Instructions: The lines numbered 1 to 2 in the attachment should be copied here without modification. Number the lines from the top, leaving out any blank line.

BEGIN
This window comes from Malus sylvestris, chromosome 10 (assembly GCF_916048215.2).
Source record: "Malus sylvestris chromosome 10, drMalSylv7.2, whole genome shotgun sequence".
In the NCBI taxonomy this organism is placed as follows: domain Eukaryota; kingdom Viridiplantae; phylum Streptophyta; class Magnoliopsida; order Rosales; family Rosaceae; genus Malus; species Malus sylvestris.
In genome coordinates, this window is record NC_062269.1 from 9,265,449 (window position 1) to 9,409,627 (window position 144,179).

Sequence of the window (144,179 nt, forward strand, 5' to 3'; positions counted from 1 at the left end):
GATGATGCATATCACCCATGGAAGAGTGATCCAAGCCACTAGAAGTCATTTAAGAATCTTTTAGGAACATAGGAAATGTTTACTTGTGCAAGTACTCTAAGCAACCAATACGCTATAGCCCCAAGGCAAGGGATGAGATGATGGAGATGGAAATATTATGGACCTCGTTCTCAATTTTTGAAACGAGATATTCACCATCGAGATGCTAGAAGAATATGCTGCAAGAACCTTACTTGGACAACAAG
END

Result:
This window comes from Malus sylvestris, chromosome 10 (assembly GCF_916048215.2).
Source record: "Malus sylvestris chromosome 10, drMalSylv7.2, whole genome shotgun sequence".